Grace Slick is one of the few rock artists who declared that they wouldn’t perform on stage past age 30—and stuck to it.
(Mick Jagger, famously, was another.)
She split from the Jefferson Starship soon after reaching that landmark age, returning only a couple of times for fundraising concerts and short tours. One show is here on Qello, titled The Definitive Concert, recorded in 1983, when Grace was – yikes! – almost 45.
After a final, final show in 1989, Slick retired to Malibu, where she got involved in animal causes and took up painting.
Nowadays, when she tours, it’s to appear at traveling exhibits of her artwork.
A few years ago, she invited me to a showing at a hotel in downtown San Francisco. When I got to the table where she was receiving guests, she told me she had something for me. It turned out to be a new painting, called “Monterey,” a colorful rendering of the watershed pop festival of 1967. She painted the California fairgrounds, with a backdrop of concession stands, including one featuring Rolling Stone and Creem magazines. Up front was a coterie of artists: Jimi Hendrix, Jerry Garcia, David Crosby, Mama Cass, Otis Redding, Pete Townshend, Roger Daltrey, Keith Moon, Neil Young, various members of the Airplane, Ravi Shankar, Ghandi, and a special guest: a white rabbit.
She pointed to a figure standing behind Jimi and Brian Jones, in the lower right corner. “That’s you,” she said. “No, it’s not,” I replied. It was a bespectacled young man in a blue shirt. I wear glasses as well as the occasional blue shirt. But this guy had a curtain of black hair more befitting…well, Grace Slick. “I never had long hair like that,” I said. “Yes, you did,” said Grace. “I remember.”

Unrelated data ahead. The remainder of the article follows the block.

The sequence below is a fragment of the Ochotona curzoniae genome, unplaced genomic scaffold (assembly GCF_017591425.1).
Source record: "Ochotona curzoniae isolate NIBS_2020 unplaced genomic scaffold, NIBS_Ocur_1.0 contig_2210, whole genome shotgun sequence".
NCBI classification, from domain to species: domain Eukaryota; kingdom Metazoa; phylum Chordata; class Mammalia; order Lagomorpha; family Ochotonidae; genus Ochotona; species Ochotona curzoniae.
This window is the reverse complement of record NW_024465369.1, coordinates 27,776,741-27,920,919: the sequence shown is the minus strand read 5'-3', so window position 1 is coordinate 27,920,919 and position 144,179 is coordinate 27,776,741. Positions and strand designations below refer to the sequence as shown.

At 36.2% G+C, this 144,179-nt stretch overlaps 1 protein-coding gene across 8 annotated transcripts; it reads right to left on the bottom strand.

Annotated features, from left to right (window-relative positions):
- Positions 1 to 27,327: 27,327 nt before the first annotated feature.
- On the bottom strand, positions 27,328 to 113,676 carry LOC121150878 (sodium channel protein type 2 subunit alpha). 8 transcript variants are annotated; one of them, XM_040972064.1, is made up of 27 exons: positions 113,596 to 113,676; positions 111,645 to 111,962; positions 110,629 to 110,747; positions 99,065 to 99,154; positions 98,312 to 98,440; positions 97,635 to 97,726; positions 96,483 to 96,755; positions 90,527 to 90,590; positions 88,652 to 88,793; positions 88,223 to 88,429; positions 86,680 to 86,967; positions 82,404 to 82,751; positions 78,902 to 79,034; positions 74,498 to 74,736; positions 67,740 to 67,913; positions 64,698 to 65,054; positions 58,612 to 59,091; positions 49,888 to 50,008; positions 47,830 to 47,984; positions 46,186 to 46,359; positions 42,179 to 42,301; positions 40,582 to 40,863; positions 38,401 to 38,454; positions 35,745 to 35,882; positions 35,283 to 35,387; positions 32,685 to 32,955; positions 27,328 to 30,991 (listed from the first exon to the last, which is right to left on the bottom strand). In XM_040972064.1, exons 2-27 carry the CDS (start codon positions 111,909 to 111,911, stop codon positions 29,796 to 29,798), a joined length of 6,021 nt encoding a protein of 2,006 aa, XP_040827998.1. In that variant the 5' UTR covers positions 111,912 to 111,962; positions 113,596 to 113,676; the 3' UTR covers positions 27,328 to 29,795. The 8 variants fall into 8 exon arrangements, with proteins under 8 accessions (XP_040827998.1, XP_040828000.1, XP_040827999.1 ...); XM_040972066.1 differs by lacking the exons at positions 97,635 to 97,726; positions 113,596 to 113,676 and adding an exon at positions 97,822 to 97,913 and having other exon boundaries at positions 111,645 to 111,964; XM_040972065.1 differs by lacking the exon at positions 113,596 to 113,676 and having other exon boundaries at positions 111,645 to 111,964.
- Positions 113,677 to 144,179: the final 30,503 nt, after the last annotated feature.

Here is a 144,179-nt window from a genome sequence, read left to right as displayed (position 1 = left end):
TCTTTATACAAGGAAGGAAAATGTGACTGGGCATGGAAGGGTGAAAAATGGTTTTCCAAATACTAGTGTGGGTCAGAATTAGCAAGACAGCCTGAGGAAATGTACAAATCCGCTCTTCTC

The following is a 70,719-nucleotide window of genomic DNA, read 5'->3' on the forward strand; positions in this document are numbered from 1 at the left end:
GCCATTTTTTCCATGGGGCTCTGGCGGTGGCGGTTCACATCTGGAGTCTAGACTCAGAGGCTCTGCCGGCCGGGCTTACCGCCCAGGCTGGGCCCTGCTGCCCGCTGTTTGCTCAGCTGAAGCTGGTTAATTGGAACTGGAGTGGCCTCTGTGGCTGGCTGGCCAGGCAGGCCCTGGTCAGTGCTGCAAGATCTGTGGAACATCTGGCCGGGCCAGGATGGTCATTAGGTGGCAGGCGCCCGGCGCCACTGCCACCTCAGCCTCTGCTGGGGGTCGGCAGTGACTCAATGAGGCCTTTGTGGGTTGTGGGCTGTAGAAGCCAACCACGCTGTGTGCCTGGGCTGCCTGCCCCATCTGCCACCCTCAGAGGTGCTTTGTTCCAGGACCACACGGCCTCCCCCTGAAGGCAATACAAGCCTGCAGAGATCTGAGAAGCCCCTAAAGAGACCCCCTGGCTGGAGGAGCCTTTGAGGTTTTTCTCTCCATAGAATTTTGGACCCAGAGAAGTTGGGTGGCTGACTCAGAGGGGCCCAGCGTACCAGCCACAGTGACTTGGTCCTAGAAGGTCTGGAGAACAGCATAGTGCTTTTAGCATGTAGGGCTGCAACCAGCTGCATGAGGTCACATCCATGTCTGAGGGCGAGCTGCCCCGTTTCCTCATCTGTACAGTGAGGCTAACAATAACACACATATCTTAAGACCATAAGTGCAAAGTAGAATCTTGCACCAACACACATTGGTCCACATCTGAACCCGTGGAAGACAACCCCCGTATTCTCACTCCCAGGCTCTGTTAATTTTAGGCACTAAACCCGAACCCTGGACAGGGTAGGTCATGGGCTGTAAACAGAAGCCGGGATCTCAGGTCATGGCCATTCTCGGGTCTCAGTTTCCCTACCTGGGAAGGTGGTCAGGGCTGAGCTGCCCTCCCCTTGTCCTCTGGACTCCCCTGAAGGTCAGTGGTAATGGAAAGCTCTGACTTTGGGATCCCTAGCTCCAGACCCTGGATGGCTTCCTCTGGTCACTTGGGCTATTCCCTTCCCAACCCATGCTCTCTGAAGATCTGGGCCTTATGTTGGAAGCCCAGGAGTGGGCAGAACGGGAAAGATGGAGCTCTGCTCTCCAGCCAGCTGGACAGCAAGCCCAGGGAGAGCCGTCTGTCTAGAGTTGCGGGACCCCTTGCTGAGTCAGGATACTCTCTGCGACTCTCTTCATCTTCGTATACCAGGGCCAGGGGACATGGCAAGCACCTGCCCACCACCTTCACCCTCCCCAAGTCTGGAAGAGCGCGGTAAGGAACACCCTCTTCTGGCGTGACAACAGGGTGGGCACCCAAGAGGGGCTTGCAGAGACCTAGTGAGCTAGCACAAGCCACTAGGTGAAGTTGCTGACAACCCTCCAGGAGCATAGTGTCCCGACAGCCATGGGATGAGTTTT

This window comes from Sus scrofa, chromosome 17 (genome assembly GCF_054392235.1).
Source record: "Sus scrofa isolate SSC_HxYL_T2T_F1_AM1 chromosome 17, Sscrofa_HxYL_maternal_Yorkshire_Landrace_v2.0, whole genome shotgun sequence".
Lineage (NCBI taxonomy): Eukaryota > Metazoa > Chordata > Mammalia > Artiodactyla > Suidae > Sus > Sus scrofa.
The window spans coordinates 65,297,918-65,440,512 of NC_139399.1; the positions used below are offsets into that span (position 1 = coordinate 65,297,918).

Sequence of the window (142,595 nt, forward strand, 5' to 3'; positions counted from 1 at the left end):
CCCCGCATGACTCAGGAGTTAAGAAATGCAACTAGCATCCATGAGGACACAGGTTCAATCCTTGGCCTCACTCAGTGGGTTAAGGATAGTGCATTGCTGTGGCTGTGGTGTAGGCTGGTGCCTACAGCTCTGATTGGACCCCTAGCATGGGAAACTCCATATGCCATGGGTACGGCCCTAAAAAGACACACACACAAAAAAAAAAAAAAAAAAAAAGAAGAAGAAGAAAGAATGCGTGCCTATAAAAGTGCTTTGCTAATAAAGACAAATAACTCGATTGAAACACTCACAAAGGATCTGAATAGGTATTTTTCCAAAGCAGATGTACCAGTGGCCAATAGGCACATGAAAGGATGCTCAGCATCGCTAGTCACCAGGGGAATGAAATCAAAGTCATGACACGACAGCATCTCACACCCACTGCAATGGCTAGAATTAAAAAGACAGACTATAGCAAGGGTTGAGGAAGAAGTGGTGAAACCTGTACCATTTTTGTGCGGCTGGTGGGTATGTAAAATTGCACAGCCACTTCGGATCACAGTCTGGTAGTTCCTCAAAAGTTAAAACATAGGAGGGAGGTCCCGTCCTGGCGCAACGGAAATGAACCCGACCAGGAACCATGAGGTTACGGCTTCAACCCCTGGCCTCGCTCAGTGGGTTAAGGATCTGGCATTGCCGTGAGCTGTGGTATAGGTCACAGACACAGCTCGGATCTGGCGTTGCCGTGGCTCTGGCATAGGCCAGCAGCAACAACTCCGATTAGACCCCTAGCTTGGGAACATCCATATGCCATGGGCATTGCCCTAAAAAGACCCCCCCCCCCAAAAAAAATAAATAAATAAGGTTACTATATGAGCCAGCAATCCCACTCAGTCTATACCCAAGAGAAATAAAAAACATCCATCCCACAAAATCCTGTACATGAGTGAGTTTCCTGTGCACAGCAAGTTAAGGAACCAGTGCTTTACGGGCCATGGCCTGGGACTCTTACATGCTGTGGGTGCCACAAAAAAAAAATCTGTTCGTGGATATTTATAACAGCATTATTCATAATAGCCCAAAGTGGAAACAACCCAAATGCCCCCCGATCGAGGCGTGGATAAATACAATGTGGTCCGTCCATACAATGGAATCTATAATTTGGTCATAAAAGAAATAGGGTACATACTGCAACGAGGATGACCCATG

Actually, I didn’t, but, having just been presented with a lovely gift, I was not about to continue to argue, or to ask her who she thought, between the two of us, had more acid trips. (I had one, and it was more a stumble than a trip.) As for the fact that I wasn’t there, and that Rolling Stone wouldn’t publish its first issue until later that year, she shrugged an artistic licensing kind of a shrug. “You should have been there,” she said, and she was right about that.
Here’s a photo of the painting. Good luck finding me. Besides the illustration, Slick offered a few words, many years and insights after the fact:
“Throughout history there have been delightful little blobs of collective hope,” she wrote. “For a couple of years in the late Sixties, no matter what was going on in the world, our generation happily assumed that with love and education we could change outdated social systems. One huge thing that we missed: Ninety percent of the population is genetically imbued with sub-mediocre reasoning skills. No matter how much you hug them or read to them, there’s no correcting stupid."